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Simple Health and Safety Tips for The Workplace

Under Australian law, both employers and workers are responsible for ensuring workplace health and safety. While some think of health and safety as troublesome and excessive red tape, it is in fact very important. Not only does it greatly reduce the rate of workplace accidents, including injuries and fatalities, it keeps businesses safe from frivolous litigation and encourages them to act responsibly towards their employees. Health and safety measures are most effective when they are being applied automatically. For this reason, it is a good idea to make sure that you and your colleagues are familiar with some general principles. You can discuss how to implement any necessary measures as a group. The exact nature of your health and safety plan will vary depending on where you work, but by familiarising yourself with the basic principles, you will be well equipped to put together your own plan in your workplace.

Slips and Falls

Some of the most common causes of workplace injuries are slipping, tripping, or falling. Many people underestimate the damage one can do to themselves falling even from a standing height. Fractures and breaks are possible, as is a collision with other objects, which can dramatically increase the severity of the injury.

The most important measure to prevent slipping is to ensure that any spills are promptly cleaned up and any hazards clearly marked by signs. Be aware of how to clean up different types of spills. For example, if one tries to use a mop and water to clean up oil or grease, they are more likely to end up spreading it around and exacerbating the hazard. Chemical spills should be dealt with only by individuals with the appropriate health and safety training. Alternatively, you can contact a specialised spill cleaning service. If hazardous chemicals are being handled, there should be a wash station set up nearby. One should always pay attention to the surface beneath them when handling any liquids, as certain materials will react differently with different liquids.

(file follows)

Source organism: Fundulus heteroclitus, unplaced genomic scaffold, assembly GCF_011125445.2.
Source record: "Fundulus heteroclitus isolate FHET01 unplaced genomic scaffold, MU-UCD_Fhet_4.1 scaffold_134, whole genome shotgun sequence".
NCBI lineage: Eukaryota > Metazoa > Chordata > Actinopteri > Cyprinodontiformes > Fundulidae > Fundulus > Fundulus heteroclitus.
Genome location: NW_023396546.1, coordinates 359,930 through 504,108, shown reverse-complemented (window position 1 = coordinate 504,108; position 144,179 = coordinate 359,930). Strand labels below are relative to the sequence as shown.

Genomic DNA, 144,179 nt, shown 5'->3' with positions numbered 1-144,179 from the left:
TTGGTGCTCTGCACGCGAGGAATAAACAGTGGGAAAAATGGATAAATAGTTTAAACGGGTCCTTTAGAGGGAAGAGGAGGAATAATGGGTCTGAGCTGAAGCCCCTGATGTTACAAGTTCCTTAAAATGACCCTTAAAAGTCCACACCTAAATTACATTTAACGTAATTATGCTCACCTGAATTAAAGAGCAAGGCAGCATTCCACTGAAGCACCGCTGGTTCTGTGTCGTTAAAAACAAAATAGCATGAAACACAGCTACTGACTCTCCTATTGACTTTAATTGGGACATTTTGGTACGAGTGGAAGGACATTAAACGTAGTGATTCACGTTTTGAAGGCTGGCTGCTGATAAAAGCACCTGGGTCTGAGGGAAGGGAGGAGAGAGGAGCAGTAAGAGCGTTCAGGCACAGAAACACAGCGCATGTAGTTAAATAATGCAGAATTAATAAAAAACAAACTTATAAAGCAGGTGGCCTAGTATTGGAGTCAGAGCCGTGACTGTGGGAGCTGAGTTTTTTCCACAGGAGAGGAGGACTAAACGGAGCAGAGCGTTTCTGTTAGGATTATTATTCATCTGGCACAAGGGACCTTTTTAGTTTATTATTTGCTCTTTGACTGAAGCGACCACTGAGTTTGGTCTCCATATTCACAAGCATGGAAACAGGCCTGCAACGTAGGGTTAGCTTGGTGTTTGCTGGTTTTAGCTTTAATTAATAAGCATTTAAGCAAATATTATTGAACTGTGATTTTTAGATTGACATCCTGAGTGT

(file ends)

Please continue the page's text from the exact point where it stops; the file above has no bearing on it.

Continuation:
Tripping is most likely to occur in untidy conditions and is best avoided by ensuring that walkways and staircases are kept clear of any hazards. You should have an established process for disposing of any rubbish that accumulates throughout the day and for keeping any stock holding areas tidy to ensure that workers can cross them unimpeded. This is particularly important in the event of a fire alarm and it is absolutely vital that fire exits are not obstructed. Carpets can represent a tripping hazard if they become damaged or frayed and any damaged carpets should be replaced as soon as possible.

Wherever a fall from a height is possible, you should ensure that everyone has access to head protection and that there are guard rails or other forms of barrier between individuals and the drop. Also, bear in mind that it is the responsibility of employers and workers to keep members of the public away from any fall hazards.

The most common serious injuries from tripping and falling are concussions and broken bones. A crack or break in a bone is called a fracture and there are two kinds. Closed fractures remain under the skin, whereas an open fracture involves the broken bone piercing the skin. In either case, treatment is the same; contact the emergency services and immobilise the injured area. If there is bleeding, clean it with a sterile cloth and apply pressure. Ice packs can help relieve pain and limit swelling. If the victim takes any form of painkiller, be sure to inform paramedics when they arrive.